“Hear the angel and the demon on those hills.”
‘Penda’s Fen’, directed by Alan Clarke and written by David Rudkin in 1974, is a BBC television play. Set in and around the village of Pinvin in the Malvern Hills in Worcestershire, it focuses on Stephen, played by Spencer Banks, the son of the local vicar who is battling with his sexuality, his commitment to the militaristic philosophies of his school, the political tension between the left and right in the village, and how all these are in tension with his strong, conservative religious beliefs. His love of Edward Elgar, specifically the composer’s ‘The Dream of Gerontius’, and his preoccupation with the layering of pre-Christian mythology in the landscape around him, funnel this tension into a series of fever-dream hallucinations including visions of angels, a conversation with Elgar as an old man, encounters with a malevolent couple and, ultimately, an audience with Penda, the King of Mercia at the time the Christians occupied Britain. It’s a rich and complex drama that someone manages to be pastoral and modern at the same time. Clarke’s direction is the key to this, he presents the encounters with a punchy, abstract energy, but also presents the landscape and Stephen’s movements through it with a romantic and languid pace. The conversations, particularly between Stephen and his surprisingly open-minded father, are touching. At first the teenager is unsympathetic, but his encounters open him up to a wider world, and expose the turmoil of his inner-world, particularly his sexuality. There are fragments of horror movies in Clarke’s direction, but the overall piece is more complicated than that. It’s tempting to try to pigeonhole ‘Penda’s Fen’ as another example of the genre that includes the 1970 television play ‘Robin Redbreast’ and ‘The Wicker Man’, but Clarke’s play isn’t really horror. Instead the countryside is a part of Stephen’s coming of age and his access to resolving his deeply ingrained philosophical anxieties. There are certainly striking, and at times alarming, moments, but the overall view of the play I was left with was as a kind of anti-folk horror.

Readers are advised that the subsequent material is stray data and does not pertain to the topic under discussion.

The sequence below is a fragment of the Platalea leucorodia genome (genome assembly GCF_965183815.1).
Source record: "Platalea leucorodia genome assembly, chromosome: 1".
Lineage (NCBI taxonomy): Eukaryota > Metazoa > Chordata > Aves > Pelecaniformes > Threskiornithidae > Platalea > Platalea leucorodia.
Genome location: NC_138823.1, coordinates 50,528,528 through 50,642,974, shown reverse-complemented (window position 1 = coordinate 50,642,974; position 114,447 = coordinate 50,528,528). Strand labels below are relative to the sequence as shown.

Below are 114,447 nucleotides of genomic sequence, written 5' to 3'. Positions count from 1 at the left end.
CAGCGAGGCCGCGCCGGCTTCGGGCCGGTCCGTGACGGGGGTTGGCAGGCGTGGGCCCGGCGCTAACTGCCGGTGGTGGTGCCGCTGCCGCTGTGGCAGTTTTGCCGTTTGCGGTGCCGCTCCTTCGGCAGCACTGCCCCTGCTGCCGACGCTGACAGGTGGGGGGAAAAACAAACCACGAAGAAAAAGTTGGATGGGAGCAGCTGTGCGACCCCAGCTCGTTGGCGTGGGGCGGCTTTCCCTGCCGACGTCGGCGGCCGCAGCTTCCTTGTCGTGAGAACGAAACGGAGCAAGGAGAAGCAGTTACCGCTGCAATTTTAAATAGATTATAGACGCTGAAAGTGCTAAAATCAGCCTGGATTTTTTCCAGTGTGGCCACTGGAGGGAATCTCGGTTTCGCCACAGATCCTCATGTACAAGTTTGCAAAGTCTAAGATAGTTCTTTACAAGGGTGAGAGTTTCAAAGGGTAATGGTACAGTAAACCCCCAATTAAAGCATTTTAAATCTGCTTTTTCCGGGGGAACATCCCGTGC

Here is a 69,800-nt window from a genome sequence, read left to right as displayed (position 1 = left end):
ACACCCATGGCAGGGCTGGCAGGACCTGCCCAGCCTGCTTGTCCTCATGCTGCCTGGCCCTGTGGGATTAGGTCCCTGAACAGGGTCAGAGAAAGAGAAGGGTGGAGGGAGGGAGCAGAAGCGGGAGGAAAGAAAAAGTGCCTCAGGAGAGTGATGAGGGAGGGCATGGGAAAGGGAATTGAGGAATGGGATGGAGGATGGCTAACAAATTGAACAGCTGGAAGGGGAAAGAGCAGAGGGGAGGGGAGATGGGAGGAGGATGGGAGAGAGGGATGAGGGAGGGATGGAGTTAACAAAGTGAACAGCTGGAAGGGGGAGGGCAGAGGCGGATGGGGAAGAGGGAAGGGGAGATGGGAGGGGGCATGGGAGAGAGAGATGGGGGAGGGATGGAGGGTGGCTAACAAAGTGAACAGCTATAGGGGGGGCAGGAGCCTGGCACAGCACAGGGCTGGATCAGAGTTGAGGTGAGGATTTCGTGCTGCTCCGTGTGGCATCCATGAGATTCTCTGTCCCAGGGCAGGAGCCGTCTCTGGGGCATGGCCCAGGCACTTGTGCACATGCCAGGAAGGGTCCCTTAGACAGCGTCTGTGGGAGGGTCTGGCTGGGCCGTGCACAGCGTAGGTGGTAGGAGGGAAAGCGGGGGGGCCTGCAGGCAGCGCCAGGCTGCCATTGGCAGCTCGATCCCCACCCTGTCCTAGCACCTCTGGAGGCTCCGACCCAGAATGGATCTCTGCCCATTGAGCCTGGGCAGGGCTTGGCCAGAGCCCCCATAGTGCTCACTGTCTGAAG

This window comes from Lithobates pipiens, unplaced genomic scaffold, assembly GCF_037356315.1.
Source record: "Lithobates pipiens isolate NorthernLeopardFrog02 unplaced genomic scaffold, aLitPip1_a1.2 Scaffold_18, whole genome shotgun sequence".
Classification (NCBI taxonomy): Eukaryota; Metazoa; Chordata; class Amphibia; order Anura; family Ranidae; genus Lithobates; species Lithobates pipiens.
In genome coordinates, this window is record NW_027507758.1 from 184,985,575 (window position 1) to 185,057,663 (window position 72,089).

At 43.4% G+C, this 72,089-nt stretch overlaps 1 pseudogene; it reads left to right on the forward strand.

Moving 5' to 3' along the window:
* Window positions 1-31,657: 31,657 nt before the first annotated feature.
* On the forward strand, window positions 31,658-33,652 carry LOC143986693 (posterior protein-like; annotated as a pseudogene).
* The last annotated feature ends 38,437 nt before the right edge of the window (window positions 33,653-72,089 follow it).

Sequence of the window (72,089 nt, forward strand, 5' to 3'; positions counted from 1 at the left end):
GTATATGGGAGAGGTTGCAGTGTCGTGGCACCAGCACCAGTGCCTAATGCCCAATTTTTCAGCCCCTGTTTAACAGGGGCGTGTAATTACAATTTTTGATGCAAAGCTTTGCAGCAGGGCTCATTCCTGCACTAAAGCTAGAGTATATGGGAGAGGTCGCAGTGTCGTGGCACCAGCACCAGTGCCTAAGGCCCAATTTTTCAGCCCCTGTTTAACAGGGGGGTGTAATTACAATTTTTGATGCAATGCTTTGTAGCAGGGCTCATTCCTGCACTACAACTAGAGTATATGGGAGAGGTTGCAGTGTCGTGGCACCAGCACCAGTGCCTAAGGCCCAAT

Would I recommend it? Yes – it’s recently been released on DVD and Blu Ray and was surprisingly engaging. The perfect (perhaps accidental) blending of Rudkin’s freewheeling script with Clarke’s tightly controlled and inventive direction make this a true classic. Watch in a double bill with ‘The Wicker Man’, because everyone needs to see it, or even better ‘Red Psalm‘ which has the same complex interweaving of the poltical, philosophical and pastoral.